Money sent home by Nigeria’s emigrant workers traditionally covers basic expenses like housing, education and medicine. Today however, the burgeoning middle class of Africa’s most populous country is spending an increasing proportion of the $21bn remittances it receives each year on consumer goods like televisions, personal computers and fashionable clothing.
For ecommerce startup Jumia, the African diaspora represents a potentially lucrative market and this month it launched a website through which UK-dwelling Nigerians can send consumer goods from watches to dishwashers directly to their family and friends back home. Continue reading »
After a deal-making spree in Africa in 2013 that included investments in Ghana, Cote d’Ivoire and Kenya, private equity group Abraaj is on track for an equally active 2014.
Abraaj, which has $7.5bn in assets under management and is based in Dubai, expects to complete four transactions in the region by the end of the year, including in South Africa, Nigeria and Kenya, partner Sev Vettivetpillai told beyondbrics. Continue reading »
Nigeria is receiving a large influx in foreign portfolio flows in spite of investors’ unease following the terror campaign of Boko Haram, after a closely-tracked index provider increased significantly the weighing of Africa’s largest economy.
MSCI, whose indices are followed by billions of US dollars from institutional investors, has lifted the weight of Nigeria’s equity market on its popular MSCI Frontier markets to about 19 per cent, up from 12 per cent previously. Continue reading »
The Nigerian economy has enough resilience to ride out the wave of Boko Haram terror attacks, the country’s finance minister said in an attempt to persuade foreign investors to keep their holdings in local bonds and stocks.
Nigeria is Africa’s largest economy and a magnet for international investors, which have poured billions of dollars into factories, oil fields and its local securities market.
“We are sticking to our growth forecast of 6.75 per cent [for 2014]. It is realistic. Any losses in the northeast [where Boko Haram is more active] will be made up by activity elsewhere,” Ngozi Okonjo-Iweala told the Financial Times in an interview. Continue reading »
By Melissa Cook, Africa Sunrise Partners
The headlines about Boko Haram’s deadly and vicious attacks in Nigeria threaten to overshadow what we see as considerable progress on one of the country’s top priorities: power reform and privatization. Despite ongoing challenges ranging from inadequate gas supply to funding shortfalls and antiquated wiring and transformers, the Nigerian power sector is moving full-steam ahead.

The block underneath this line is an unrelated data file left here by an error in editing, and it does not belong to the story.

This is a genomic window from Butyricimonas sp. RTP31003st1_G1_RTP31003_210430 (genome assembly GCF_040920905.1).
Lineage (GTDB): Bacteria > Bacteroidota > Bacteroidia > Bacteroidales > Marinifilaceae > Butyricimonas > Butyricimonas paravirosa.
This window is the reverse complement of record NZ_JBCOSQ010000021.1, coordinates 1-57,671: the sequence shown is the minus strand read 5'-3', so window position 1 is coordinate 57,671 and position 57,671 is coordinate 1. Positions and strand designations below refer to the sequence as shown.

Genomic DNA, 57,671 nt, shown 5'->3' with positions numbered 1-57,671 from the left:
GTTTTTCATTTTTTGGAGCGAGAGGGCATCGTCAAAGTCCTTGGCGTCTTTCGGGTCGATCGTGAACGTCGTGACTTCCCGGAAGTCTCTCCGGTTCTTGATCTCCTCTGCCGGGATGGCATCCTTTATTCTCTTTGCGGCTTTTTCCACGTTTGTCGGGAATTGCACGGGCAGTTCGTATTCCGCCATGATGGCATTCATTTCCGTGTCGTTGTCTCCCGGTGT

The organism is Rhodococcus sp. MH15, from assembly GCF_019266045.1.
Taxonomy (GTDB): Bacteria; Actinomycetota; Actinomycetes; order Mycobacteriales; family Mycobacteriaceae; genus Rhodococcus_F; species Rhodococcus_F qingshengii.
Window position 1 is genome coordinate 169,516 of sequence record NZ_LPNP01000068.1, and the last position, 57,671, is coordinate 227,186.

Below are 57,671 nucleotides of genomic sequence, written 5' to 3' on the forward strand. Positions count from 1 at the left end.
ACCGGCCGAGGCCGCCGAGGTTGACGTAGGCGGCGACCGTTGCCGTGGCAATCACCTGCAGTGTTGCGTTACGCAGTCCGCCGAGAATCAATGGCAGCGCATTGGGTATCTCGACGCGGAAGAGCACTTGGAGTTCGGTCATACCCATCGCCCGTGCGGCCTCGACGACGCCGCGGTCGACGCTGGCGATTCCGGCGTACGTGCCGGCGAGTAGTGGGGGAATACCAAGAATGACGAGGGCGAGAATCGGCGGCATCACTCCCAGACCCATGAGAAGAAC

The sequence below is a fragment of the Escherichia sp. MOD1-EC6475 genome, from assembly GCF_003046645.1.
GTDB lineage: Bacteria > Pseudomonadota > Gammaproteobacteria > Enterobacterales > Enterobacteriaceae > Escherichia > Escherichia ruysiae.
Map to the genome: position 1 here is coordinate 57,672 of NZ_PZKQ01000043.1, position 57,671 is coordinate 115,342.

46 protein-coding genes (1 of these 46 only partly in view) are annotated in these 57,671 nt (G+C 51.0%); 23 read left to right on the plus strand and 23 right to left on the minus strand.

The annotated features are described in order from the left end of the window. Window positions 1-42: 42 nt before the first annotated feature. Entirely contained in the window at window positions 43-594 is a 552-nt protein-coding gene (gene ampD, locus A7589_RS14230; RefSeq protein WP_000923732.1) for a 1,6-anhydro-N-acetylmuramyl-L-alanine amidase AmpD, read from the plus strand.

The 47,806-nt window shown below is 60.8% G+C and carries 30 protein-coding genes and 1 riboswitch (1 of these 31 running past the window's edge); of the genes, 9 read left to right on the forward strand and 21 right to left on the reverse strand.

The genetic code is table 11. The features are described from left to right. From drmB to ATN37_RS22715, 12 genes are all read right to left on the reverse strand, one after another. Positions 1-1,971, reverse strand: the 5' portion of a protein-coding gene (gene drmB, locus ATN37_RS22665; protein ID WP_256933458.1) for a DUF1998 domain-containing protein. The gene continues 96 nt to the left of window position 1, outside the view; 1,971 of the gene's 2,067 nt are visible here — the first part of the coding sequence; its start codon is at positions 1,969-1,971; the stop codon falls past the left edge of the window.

Access to electricity could be a game-changer for Africa’s largest economy. We realize that it may take years to get Nigeria’s power capacity up to the 40GW target from today’s 4-5GW (see chart). But step by step, we see barriers to business, household activity, and entrepreneurial activity dropping as power generation and distribution companies—and the government-owned transmission company—refurbish or repair assets. Continue reading »
The past five years have been a time of change for Nigeria’s banks but not all of it for the good. In a recent report on the sector, analysts at Ecobank Research, part of the pan-African banking group, say strategies being pursued by Nigerian banks are no longer sustainable and they must find a new growth story to boost thin lending margins and match the return on equity of their regional peers. Continue reading »
Nigeria is Africa’s biggest economy and the continent’s most populous state, but a recent spate of violence raises questions about the government’s ability to provide security within its borders. The FT’s Vanessa Kortekaas reports on the battle for power in Nigeria.
Nigeria’s insurance sector is growing rapidly and has low levels of penetration in a young society inhabiting Africa’s largest economy. Add to this what a recent Fitch Rating report calls an environment “ripe for consolidation” and it becomes easy to see why foreign insurance groups are eyeing the market keenly.